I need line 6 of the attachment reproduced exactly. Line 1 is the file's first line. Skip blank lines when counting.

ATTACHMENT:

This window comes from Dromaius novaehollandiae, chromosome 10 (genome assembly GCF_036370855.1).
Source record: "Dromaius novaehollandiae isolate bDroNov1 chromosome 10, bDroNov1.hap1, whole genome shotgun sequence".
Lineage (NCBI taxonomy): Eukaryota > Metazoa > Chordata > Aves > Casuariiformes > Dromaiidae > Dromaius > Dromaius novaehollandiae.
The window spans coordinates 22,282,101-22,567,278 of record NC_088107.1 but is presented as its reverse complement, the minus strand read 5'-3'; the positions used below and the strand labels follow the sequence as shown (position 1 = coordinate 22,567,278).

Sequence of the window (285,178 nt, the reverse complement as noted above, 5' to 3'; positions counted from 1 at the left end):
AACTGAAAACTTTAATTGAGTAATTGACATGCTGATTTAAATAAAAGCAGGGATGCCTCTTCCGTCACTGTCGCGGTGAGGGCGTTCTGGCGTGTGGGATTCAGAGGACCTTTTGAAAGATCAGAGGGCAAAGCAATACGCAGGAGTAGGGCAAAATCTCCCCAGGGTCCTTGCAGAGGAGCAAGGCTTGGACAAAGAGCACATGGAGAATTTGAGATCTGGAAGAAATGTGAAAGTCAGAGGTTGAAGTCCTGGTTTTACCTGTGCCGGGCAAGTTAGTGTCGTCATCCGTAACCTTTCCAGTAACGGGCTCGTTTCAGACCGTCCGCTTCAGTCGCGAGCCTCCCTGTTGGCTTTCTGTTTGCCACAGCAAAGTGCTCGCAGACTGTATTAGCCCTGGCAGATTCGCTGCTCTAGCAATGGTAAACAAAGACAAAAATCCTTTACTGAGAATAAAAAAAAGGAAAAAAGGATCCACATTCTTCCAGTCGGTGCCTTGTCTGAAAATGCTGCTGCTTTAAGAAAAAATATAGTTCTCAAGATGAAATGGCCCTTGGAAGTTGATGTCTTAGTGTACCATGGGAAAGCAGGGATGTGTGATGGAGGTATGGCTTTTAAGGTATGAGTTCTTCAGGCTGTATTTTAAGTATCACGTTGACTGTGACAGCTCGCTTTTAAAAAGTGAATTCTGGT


AACTGAAAACTTTAATTGAGTAATTGACATGCTGATTTAAATAAAAGCAGGGATGCCTCTTCCGTCACTGTCGCGGTGAGGGCGTTCTGGCGTGTGGGATTCAGAGGACCTTTTGAAAGATCAGAGGGCAAAGCAATACGCAGGAGTAGGGCAAAATCTCCCCAGGGTCCTTGCAGAGGAGCAAGGCTTGGACAAAGAGCACATGGAGAATTTGAGATCTGGAAGAAATGTGAAAGTCAGAGGTTGAAGTCCTGGTTTTACCTGTGCCGGGCAAGTTAGTGTCGTCATCCGTAACCTTTCCAGTAACGGGCTCGTTTCAGACCGTCCGCTTCAGTCGCGAGCCTCCCTGTTGGCTTTCTGTTTGCCACAGCAAAGTGCTCGCAGACTGTATTAGCCCTGGCAGATTCGCTGCTCTAGCAATGGTAAACAAAGACAAAAATCCTTTACTGAGAATAAAAAAAAGGAAAAAAGGATCCACATTCTTCCAGTCGGTGCCTTGTCTGAAAATGCTGCTGCTTTAAGAAAAAATATAGTTCTCAAGATGAAATGGCCCTTGGAAGTTGATGTCTTAGTGTACCATGGGAAAGCAGGGATGTGTGATGGAGGTATGGCTTTTAAGGTATGAGTTCTTCAGGCTGTATTTTAAGTATCACGTTGACTGTGACAGCTCGCTTTTAAAAAGTGAATTCTGGT